We Talked to the Center of the "Humble" Controversy, Model Carter Kim

We Talked to the Center of the "Humble" Controversy, Model Carter Kim

She thinks everyone mad might be missing the point.

Published April 14, 2017

Kendrick Lamar can turn the world m.A.A.d with a singular drop. He demonstrated this last week with the release of "Humble," the first single off his forthcoming album, DAMN. Aside from the buzz brought about by the song and visuals alone, a star was born in model Carter Kim, who appears alongside Lamar in the video. Kim portrays the fantasy girl for the ideal K. Dot wishes to see: "I'm so f**kin' sick and tired of the Photoshop / Show me somethin' natural like Afro on Richard Pryor / Show me somethin' natural like ass with some stretch marks," he raps. Kim then walks into a split screen, where one side of her is made up and the other is rocking an Alicia Keys natural vibe. Many had a problem with the idea that Lamar was showing two different women, one light-skinned with a curly wave to her hair and the other, dark with a kinky curl. The gag is...it's the same girl. 

The video stirred up plenty of dialogue in the wake of its release. While some are partial to the vision Kendrick describes, like Tyrese, specifically opponents have had their fair share of criticism for the way in which he's speaking about women. We talked to the woman in the eye of the storm about her experience working with Kendrick, how she feels about the backlash and how her life's changed since the video dropped.

Love her both ways, you know I am all for this message. Love yourself, be humble.

A post shared by 🌙arter Kim (@nattybrat) on

Tell me a little about yourself.

I'm 21, I’m originally from West Hollywood. I grew up as a child actor. I’ve made different appearances in different feature films like Sideways and Heartbreak Kid with Ben Stiller. I did a lot of commercials and things like that as a kid. I now obviously model and act. I’m more of an actress. I’m a stylist, that’s my actual job; I style at Coach. That’s pretty much my life. I’ve just been acting and styling for quite some time now.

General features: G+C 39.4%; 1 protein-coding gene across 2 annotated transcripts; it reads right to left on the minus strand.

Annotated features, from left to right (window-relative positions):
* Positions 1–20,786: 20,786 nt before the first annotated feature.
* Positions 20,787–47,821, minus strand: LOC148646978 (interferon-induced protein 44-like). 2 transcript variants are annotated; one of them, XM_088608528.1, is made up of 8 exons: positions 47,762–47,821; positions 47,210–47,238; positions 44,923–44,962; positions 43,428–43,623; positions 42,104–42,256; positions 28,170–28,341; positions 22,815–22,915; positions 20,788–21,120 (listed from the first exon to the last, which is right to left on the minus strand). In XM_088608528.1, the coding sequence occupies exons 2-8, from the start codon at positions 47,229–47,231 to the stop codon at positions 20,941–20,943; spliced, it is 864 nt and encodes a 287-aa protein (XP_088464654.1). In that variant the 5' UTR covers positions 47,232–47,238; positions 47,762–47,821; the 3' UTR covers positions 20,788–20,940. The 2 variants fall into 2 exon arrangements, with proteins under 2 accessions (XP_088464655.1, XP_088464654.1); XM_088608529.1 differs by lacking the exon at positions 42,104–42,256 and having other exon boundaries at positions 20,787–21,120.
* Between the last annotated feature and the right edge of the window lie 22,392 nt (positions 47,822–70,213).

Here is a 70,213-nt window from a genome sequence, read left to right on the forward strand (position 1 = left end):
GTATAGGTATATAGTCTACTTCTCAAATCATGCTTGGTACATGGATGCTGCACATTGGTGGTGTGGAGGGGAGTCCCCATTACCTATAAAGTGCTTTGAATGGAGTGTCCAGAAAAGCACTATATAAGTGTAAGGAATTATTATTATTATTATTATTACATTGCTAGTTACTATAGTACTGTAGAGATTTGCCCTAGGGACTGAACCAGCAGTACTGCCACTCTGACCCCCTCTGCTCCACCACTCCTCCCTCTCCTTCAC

How did you land the role?

One of my really good friends, he is a casting director and he directs a lot of different music videos. But he knows me very well. I’m not the video vixen type, so I kept declining offers. But he was finally like, “OK, there’s this role and you absolutely cannot turn this down, like it’s you in a nutshell." So I pretty much just trusted him on a whim, and I got there and I pretty much figured out what my role was and I was elated. I was extremely happy because he was right, it pretty much did fit with everything I stand for, like being natural and being African-American and multicultural; it was great. It wasn’t just the typical girl like standing in front of a car dancing — which I have no problem with. Like, a lot of my other friends do those videos but it just wasn’t something that I was looking to do. But that was how I landed that job.

What was the experience like working on set and with Kendrick?

The experience of the video was awesome, like meeting Kendrick and the whole set in general was amazing. David Meyers was extremely sweet, and is he a legend, and I’m so honored to work with both of them. They worked extremely quickly, they knew exactly what they were doing. Kendrick knew exactly what he wanted, so it ran smoothly. It was an awesome experience being on set with them and being able to pick their brains. Kendrick’s very...humble...I don’t know how to say that without seeming corny, but he is very humble, he’s very modest. He made sure he took care of people on set and that was something I thought was extremely cool because [with] a lot of artists, obviously that’s others people’s job to worry about how other people are doing on set. So I appreciated that for sure. That was pretty much my experience on set. It was awesome.